Five U.S. airlines have reached agreements with the Department of the Treasury to receive loans as part of the coronavirus relief package known as the Cares Act.

Treasury officials announced Thursday that American, Frontier, Hawaiian, SkyWest and Spirit airlines have signed letters of intent setting out the terms on which the loans will be issued.

“We are pleased that major air carriers intend to use this important program and for Treasury to use its authority under the Cares Act to provide much-needed financial assistance, while ensuring appropriate taxpayer compensation,” Treasury Secretary Steven T. Mnuchin said in a statement. “Conversations with other airlines continue, and we look forward to finalizing agreements as soon as possible.”

As part of the $2 trillion economic relief package approved by Congress, airlines were eligible to receive more than $50 billion in grants and loans. The $25 billion in grants that passenger carriers applied for earlier this year were part of the Payroll Support Program and were focused on keeping front-line workers, including mechanics, flight attendants and pilots, on the job. Cargo carriers also were eligible to receive $4 billion in grants.

In addition to the grants, passenger airlines were also eligible to apply for $25 billion loans. Mnuchin said he expects other carriers, in addition to the five announced Thursday who have signed letters of intent, to also seek government loans.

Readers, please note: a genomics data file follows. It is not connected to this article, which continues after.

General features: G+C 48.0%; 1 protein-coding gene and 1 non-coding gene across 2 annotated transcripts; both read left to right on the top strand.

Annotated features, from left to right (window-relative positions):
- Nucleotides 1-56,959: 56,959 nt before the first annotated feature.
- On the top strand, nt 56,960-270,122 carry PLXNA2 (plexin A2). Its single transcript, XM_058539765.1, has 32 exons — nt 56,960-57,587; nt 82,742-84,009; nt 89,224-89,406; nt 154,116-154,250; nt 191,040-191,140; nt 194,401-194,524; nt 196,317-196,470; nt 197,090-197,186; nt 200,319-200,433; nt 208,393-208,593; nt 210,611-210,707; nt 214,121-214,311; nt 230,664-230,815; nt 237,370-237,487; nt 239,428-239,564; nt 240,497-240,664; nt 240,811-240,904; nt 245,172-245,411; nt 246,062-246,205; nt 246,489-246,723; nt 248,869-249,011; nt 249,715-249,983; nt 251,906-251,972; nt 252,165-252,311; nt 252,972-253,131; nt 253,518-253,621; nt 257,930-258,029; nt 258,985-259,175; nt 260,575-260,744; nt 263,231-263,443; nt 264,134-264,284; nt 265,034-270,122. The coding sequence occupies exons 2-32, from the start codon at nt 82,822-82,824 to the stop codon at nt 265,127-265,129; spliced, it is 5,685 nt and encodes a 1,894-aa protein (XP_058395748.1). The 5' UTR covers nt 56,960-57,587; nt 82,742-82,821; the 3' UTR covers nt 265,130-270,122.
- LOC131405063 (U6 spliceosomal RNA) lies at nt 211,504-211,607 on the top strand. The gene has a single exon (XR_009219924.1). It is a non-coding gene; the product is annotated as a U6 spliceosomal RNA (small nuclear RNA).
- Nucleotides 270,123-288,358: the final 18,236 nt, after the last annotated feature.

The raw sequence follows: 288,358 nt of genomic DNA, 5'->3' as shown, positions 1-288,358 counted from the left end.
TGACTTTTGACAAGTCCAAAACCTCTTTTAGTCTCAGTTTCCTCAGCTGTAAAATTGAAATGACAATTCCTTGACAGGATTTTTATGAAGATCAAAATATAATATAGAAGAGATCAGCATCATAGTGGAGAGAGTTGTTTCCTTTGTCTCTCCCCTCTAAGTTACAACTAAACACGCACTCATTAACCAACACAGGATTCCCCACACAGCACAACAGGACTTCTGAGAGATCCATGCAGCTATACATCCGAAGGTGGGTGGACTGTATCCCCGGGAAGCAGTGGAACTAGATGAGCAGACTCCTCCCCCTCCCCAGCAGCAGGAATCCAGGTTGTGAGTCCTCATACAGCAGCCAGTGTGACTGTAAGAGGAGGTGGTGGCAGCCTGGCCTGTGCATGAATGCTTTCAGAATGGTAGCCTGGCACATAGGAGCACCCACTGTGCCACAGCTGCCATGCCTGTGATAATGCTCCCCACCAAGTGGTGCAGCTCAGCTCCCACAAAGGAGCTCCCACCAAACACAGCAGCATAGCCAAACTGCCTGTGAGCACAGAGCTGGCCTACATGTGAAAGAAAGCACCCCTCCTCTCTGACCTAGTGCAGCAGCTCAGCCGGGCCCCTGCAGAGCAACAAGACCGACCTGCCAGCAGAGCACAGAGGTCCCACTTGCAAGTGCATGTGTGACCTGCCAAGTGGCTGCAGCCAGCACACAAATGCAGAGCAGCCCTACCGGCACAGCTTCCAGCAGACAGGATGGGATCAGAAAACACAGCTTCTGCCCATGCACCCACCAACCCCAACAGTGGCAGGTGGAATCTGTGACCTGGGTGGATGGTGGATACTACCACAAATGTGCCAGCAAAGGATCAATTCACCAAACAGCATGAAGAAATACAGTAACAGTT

The airline industry has been hit hard by the pandemic and while some carriers are slowly beginning to increase service, roughly 2,500 aircraft remain parked and the number of people flying is still far below previous years. The grants and loans offered through the Cares Act are seen as critical to avoiding massive layoffs in the industry.

As a condition of receiving the grant money through the Payroll Support Program, airlines had to agree to a number of conditions, including keeping employees on the payroll through the end of September, maintaining a certain levels of air service as far out as 2022, and limiting stock buybacks and executive compensation. Carriers that receive funds must pay back 30 percent of the what they receive and issue warrants to the government. A stock warrant entitles its holder to buy the underlying stock at a guaranteed price until the warrant expires.

The loan program makes roughly $46 billion available, with passenger airlines, certified repair stations and ticket agents eligible to received $25 billion in loans. Companies that receive the money must follow conditions similar to those required under the grant program.

The Treasury Department’s announcement Thursday did not specify the amount each carrier would receive, but did note that details of the agreements would be posted on the agency’s website within 72 hours after a transaction is completed.

However, American Airlines announced in April that it expected to apply for a loan of approximately $4.75 billion. The carrier received $5.8 billion through the Payroll Support Program, while Frontier Airlines received roughly $205 million, Hawaiian Airlines roughly $292 million, SkyWest approximately $438 million and Spirit an estimated $335 million.